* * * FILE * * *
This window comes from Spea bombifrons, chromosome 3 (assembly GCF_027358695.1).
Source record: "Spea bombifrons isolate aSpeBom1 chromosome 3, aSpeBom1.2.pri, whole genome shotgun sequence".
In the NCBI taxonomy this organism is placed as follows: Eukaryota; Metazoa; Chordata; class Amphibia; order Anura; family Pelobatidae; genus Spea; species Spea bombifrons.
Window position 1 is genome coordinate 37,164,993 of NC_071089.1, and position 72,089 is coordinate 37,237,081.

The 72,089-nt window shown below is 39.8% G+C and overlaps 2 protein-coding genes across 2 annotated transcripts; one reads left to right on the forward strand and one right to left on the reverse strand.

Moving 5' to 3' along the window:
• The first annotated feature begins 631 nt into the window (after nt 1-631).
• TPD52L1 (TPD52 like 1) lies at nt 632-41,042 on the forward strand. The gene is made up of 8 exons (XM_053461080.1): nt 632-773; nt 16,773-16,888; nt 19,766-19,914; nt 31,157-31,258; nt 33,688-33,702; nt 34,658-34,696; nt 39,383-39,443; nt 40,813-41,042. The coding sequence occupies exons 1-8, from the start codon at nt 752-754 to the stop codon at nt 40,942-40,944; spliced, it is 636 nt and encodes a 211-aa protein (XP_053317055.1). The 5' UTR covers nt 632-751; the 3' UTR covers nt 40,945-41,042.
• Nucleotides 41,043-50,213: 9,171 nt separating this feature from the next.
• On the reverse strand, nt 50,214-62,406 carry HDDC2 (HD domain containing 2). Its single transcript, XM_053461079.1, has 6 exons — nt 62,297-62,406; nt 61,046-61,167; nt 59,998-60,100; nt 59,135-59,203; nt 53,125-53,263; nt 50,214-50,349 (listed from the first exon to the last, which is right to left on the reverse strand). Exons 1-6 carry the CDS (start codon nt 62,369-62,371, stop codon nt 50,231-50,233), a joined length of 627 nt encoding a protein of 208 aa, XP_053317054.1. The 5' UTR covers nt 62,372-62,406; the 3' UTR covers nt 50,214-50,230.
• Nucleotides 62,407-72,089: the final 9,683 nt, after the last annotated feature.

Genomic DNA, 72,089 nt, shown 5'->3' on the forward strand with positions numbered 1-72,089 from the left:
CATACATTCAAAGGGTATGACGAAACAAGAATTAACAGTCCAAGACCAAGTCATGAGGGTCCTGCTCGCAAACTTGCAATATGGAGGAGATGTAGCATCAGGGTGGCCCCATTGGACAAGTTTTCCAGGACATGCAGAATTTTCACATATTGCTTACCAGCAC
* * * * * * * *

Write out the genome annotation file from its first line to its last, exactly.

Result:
This window comes from Spea bombifrons, chromosome 3 (assembly GCF_027358695.1).
Source record: "Spea bombifrons isolate aSpeBom1 chromosome 3, aSpeBom1.2.pri, whole genome shotgun sequence".
In the NCBI taxonomy this organism is placed as follows: Eukaryota; Metazoa; Chordata; class Amphibia; order Anura; family Pelobatidae; genus Spea; species Spea bombifrons.
Window position 1 is genome coordinate 37,164,993 of NC_071089.1, and position 72,089 is coordinate 37,237,081.

The 72,089-nt window shown below is 39.8% G+C and overlaps 2 protein-coding genes across 2 annotated transcripts; one reads left to right on the forward strand and one right to left on the reverse strand.

Moving 5' to 3' along the window:
• The first annotated feature begins 631 nt into the window (after nt 1-631).
• TPD52L1 (TPD52 like 1) lies at nt 632-41,042 on the forward strand. The gene is made up of 8 exons (XM_053461080.1): nt 632-773; nt 16,773-16,888; nt 19,766-19,914; nt 31,157-31,258; nt 33,688-33,702; nt 34,658-34,696; nt 39,383-39,443; nt 40,813-41,042. The coding sequence occupies exons 1-8, from the start codon at nt 752-754 to the stop codon at nt 40,942-40,944; spliced, it is 636 nt and encodes a 211-aa protein (XP_053317055.1). The 5' UTR covers nt 632-751; the 3' UTR covers nt 40,945-41,042.
• Nucleotides 41,043-50,213: 9,171 nt separating this feature from the next.
• On the reverse strand, nt 50,214-62,406 carry HDDC2 (HD domain containing 2). Its single transcript, XM_053461079.1, has 6 exons — nt 62,297-62,406; nt 61,046-61,167; nt 59,998-60,100; nt 59,135-59,203; nt 53,125-53,263; nt 50,214-50,349 (listed from the first exon to the last, which is right to left on the reverse strand). Exons 1-6 carry the CDS (start codon nt 62,369-62,371, stop codon nt 50,231-50,233), a joined length of 627 nt encoding a protein of 208 aa, XP_053317054.1. The 5' UTR covers nt 62,372-62,406; the 3' UTR covers nt 50,214-50,230.
• Nucleotides 62,407-72,089: the final 9,683 nt, after the last annotated feature.

Genomic DNA, 72,089 nt, shown 5'->3' on the forward strand with positions numbered 1-72,089 from the left:
CATACATTCAAAGGGTATGACGAAACAAGAATTAACAGTCCAAGACCAAGTCATGAGGGTCCTGCTCGCAAACTTGCAATATGGAGGAGATGTAGCATCAGGGTGGCCCCATTGGACAAGTTTTCCAGGACATGCAGAATTTTCACATATTGCTTACCAGCAC